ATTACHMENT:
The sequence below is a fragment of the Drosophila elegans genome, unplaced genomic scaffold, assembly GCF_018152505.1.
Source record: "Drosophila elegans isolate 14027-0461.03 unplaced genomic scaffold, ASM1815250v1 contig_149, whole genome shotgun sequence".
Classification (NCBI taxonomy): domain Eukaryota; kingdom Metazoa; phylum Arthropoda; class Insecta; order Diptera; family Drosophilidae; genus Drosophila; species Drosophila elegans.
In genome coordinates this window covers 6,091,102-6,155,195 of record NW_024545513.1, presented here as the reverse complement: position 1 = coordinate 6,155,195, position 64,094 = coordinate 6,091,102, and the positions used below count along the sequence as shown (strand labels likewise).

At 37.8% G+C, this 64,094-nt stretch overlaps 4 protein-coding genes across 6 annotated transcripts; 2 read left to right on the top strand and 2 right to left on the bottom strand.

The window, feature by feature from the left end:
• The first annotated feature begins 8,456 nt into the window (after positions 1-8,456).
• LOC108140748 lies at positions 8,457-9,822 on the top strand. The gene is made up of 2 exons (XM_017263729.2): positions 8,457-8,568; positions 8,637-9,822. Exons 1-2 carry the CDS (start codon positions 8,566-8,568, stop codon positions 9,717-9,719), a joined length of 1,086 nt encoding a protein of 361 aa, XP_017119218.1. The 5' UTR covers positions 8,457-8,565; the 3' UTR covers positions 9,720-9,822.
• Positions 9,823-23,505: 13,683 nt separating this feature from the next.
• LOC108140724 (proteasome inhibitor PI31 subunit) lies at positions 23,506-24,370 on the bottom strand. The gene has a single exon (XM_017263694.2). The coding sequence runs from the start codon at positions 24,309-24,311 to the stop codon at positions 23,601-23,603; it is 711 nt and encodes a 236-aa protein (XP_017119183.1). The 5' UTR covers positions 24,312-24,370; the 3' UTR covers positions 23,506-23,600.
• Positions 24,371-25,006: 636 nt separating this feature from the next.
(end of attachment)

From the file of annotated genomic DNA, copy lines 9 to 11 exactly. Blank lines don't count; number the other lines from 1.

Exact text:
• Positions 9,823-23,505: 13,683 nt separating this feature from the next.
• LOC108140724 (proteasome inhibitor PI31 subunit) lies at positions 23,506-24,370 on the bottom strand. The gene has a single exon (XM_017263694.2). The coding sequence runs from the start codon at positions 24,309-24,311 to the stop codon at positions 23,601-23,603; it is 711 nt and encodes a 236-aa protein (XP_017119183.1). The 5' UTR covers positions 24,312-24,370; the 3' UTR covers positions 23,506-23,600.
• Positions 24,371-25,006: 636 nt separating this feature from the next.